The majority of the newly-released documents came from the FBI and CIA, but other agencies which released records included the National Security Agency, Defense Intelligence Agency, the State Department, Department of Justice, the National Archives itself, and others. Records from previous investigations including the Church Committee, the Rockefeller Commission, and the House Select Committee on Assassinations were also declassified.

What was in the redacted text that got revealed, and what blackouts remain? There is no single answer. In many cases, the redactions relate to "sources and methods" - agent or informant names or numbers, or names or details of particular operations. Sometimes they involve a relationship with a foreign government official. Agencies like the FBI and CIA naturally want to keep these secret, but a full accounting of the JFK assassination story can turn on such details. The issue is whether, more than 55 year later, revealing them is really a matter of "identifiable harm" of "such gravity that it outweighs the public interest in disclosure."

The 2017/2018 releases contained revelations of interest to researchers - that the mayor of Dallas signed a CIA secrecy agreement, for example. Among audiotapes released were actual interrogations of Soviet defector Yuri Nosenko, whom the CIA imprisoned during the Warren Commission investigation and afterwards. Abundant details in CIA files are still being studied to fill out much of the story of the "secret war" against Castro's Cuba. Generally, the 2017/2018 releases did not produce the vast sweeping new revelations that the 1990s declassifications uncovered. But the removal of redactions is indeed helping researchers fill in previously-murky details of various aspects of the vast JFK assassination saga.

Too many redactions remain, however, without compelling reasons for them. Some examples of the kinds of redactions still seen in the records:

Not all documents were previously seen with redactions. Also among the released files were nearly 2,500 which had been "withheld in full" - not previously available even with blackouts. One of these is the subject of the concluding section of this essay. In general these completely-secret documents naturally invoke curiosity, and for them we do have a listing of the documents in question. Our discussion turns next to these records.

Withheld in Full - Released Now?

In 2016, in response to a Freedom of Information request from Politico, other news organizations, and researchers, the National Archives produced a listing of 3,603 documents which were at that time "withheld in full." That list was amended to 3,598 (and still later amended, mistakenly, to a count of 3,571). These records were explicitly slated for release as part of the 2017 declassifications in accordance with the JFK Records Act.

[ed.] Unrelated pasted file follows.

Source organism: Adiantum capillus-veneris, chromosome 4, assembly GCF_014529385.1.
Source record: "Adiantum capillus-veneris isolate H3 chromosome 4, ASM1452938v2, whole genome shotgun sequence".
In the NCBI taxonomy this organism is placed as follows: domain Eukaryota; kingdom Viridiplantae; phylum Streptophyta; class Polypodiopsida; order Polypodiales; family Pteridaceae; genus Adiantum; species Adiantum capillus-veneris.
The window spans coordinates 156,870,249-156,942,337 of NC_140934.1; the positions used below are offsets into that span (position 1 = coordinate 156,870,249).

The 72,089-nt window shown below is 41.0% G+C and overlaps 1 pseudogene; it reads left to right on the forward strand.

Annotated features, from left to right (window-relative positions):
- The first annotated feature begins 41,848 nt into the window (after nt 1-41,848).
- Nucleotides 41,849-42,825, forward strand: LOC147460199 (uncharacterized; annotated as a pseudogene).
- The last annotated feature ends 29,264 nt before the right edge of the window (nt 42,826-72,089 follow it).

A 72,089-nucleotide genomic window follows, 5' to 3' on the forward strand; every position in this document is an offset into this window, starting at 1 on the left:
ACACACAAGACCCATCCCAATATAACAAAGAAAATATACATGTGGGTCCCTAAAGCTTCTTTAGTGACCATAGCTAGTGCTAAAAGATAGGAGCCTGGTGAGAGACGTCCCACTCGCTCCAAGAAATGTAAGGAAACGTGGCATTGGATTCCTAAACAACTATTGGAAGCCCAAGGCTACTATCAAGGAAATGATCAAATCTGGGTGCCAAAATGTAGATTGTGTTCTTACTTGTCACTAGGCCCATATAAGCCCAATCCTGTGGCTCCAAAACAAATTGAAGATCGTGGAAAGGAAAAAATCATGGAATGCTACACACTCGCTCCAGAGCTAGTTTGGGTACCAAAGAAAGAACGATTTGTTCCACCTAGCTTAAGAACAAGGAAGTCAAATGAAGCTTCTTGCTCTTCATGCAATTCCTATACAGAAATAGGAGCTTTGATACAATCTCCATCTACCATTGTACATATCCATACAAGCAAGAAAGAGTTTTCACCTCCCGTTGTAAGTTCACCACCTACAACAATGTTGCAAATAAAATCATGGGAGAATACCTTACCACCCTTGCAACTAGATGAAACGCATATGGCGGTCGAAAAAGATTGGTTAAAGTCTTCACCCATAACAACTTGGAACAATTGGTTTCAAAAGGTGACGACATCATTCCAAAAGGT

Sample metadata for a withheld JFK record

The Mary Ferrell Foundation has conducted an analysis of these 3,598 records, comparing that list to what was actually released in 2017 and 2018. We have also taken into account declarations made on NARA's project page. In summary, only 2,447 of them were released in any form; 1,151 remain withheld, were declared released but not put online, or are missing. NARA's project page contains explanations for most of these, though there are a few ambiguities and the provided explanations in some cases are questionable. Our analysis indicates that an unknown but significant number of records remain unaccounted for.

Here is a summary of the information provided by NARA regarding what we identify as 1,151 records not released online by the Archives, coupled with our own analysis:

The discrepancy of 27 documents noted above, between an original NARA listing of 3,598 documents and a later NARA PDF file containing 3,571, was apparently due to a missing page. In an email of 8/30/2016, an Archives staffer wrote to MFF of the discrepancy: "We believe a page was missed in the scanning of the original document that was posted on NARA's website; we are forwarding this list to our Office of General Counsel, the office responsible for the original FOIA and posting, and are asking them to post it with the original document in NARA's Electronic FOIA Reading Room." Note that none of these 27 Department of Justice records has been released.

Section 10/11 Withheld Records

According to NARA, there are 520 records withheld due to legal restrictions, though no record number listing is available:

MFF has identified from the metadata 483 IRS/SSA documents rather than 503, but another 9 among the 27 missing DOJ documents are IRS-related, and a few of our "unaccounted for" list are likely part of the section 11 withheld group. We cannot independently confirm the 520 count but our estimate is only short by a handful of records.

Missing Records

Some items could not be found by NARA when it came time to release them, despite appearing in the 2016 inventory of to-be-released records:

Not counting 336 records which were declared by NARA to be "Released in Full prior to 2017 project" - but more on why this assertion is questionable in the next section - there still remain 14 paper documents and 6 audio records which the MFF cannot account for. The metadata of these records makes it pretty clear that most have nothing to do with the IRS or Social Security Administration or deeds of gift, though a few may. So their status remains a mystery. They include:

Previously Released in Full. Or Perhaps Not.

As noted earlier, there were 336 records which were included on the 2016 spreadsheet but never came out, but which were explained away in an email as "Released in Full prior to 2017 project."